At 4,085 square miles in size Salar de Uyuni is the biggest “salt flat” in the world. What is even more remarkable is that it is over 3,500 metres above sea level and is the world’s most important future source of Lithium containing as much as 70% of all known reserves. It is also incredibly flat and people have been known to experience a form of vertigo and visual disorientation when looking across this vast and desolate vista. It covers a lake said to be up to twenty metres deep and was once part of a vast lake some 40,000 years ago before the effects of a series of Ice ages changed the topography.
The Aymara, the indigenous people of the Western Andes have a legend that the Salar (Salt Flat) was created when the Giantess Tunupa and her baby were abandoned and cried so that her tears mixed with breast-milk creating the lake. As such, there is a local movement to have the area renamed Salar de Tunupa.
PU’U ‘O’O, KILAUEA – HAWAII
Located in the Hawaii Volcanoes National Park is the Pu’u ‘O’o geo-magmatic vent. At the time of writing the Pu’u ‘O’o eruption has been taking place sporadically for over a quarter of a century. During this time it has produced more than 3 cubic kilometers of lava that have re-buried 117 square kilometers of the islands surface. Some of the lava flows from this vent have managed to travel 12 kilometres before plunging into the sea.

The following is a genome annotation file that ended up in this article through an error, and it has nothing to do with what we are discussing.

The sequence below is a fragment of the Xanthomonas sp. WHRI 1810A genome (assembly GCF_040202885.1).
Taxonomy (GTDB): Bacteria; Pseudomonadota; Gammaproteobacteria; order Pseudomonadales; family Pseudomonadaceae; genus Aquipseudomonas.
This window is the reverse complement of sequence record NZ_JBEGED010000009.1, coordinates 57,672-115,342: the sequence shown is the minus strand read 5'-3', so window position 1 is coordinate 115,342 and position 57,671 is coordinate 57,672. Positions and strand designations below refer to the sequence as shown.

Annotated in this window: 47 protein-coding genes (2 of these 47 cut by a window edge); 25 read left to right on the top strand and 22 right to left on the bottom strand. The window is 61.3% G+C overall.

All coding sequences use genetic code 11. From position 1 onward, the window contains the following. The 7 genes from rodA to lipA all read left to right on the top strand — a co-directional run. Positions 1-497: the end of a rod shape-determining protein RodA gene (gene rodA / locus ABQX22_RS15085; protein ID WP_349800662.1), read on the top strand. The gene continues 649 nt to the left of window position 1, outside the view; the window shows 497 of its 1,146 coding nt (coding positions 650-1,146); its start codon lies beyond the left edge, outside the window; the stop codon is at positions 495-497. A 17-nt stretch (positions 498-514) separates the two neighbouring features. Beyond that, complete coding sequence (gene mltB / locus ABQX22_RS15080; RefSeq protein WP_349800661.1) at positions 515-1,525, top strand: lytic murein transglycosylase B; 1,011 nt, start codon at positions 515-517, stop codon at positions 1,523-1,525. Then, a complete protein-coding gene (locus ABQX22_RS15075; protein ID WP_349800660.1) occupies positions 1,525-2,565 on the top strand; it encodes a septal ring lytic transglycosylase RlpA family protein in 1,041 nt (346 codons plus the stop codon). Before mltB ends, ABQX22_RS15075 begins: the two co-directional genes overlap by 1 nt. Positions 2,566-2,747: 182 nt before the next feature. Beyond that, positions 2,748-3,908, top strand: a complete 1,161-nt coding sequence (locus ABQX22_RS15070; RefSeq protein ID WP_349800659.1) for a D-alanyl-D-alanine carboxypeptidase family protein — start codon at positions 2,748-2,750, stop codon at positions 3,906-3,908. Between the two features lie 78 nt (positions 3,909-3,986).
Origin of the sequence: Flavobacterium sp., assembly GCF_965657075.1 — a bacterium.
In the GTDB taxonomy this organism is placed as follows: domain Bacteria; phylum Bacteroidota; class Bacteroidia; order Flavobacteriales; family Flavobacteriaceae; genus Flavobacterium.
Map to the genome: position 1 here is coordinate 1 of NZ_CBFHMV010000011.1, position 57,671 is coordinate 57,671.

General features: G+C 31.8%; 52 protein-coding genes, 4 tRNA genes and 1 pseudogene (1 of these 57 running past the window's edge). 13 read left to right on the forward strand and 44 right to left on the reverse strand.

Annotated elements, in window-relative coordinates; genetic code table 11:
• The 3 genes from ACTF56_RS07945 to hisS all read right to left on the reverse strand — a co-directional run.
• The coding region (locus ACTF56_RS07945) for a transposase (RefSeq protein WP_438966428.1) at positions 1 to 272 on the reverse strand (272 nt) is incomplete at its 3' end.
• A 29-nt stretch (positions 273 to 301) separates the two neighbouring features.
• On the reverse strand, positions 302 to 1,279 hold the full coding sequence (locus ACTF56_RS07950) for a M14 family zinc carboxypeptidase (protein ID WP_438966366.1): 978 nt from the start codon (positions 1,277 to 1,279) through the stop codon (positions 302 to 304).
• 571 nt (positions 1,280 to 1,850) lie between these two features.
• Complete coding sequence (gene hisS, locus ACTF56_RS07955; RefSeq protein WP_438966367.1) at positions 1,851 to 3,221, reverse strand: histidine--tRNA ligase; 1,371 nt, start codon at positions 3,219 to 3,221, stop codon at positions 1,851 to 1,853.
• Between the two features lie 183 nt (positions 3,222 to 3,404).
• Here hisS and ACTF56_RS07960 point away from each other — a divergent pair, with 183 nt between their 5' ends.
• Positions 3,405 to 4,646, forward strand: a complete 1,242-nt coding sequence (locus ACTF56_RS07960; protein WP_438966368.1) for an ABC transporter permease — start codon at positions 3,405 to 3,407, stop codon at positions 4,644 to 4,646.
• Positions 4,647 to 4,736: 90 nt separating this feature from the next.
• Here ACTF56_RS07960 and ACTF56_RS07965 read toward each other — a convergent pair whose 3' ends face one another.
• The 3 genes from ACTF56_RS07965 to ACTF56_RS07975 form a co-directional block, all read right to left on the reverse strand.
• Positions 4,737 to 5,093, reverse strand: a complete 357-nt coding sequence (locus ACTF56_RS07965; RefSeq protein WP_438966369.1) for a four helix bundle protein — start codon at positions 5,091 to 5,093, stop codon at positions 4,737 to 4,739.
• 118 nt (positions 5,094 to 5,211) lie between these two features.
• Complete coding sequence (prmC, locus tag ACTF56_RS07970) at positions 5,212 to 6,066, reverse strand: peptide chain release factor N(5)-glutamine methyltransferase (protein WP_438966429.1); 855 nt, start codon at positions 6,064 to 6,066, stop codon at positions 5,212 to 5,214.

This is one of Hawaii’s most energetic volcanoes and has provided scientist with some of the most important insights into the relatively new science of volcanology.
Pu’u ‘O’o has destroyed hundreds of buildings including homes and often impacts local utilities and roads. Eruptions at the summit and along the rift zones can be viewed online through webcams located within the caldera. Information about Kilauea’s activity is regularly updated on the USGS website.
THE BIG HOLE – SOUTH AFRICA
Created by 19th century diamond miners, it is still widely believed to be the biggest hand-excavated hole in the world as it also once had a hill above it. The first diamonds were discovered in 1871 on the De Beers farm near the town that is today called Kimberley. Within months thousands of prospectors had arrived to unearth the gems.
Over the next 43 years more than 50,000 people would discover nearly 3,000 kilograms of diamonds. In total, it is estimated that using nothing more than picks, shovels and miners buckets they displaced more than 22 million tons of earth and rock.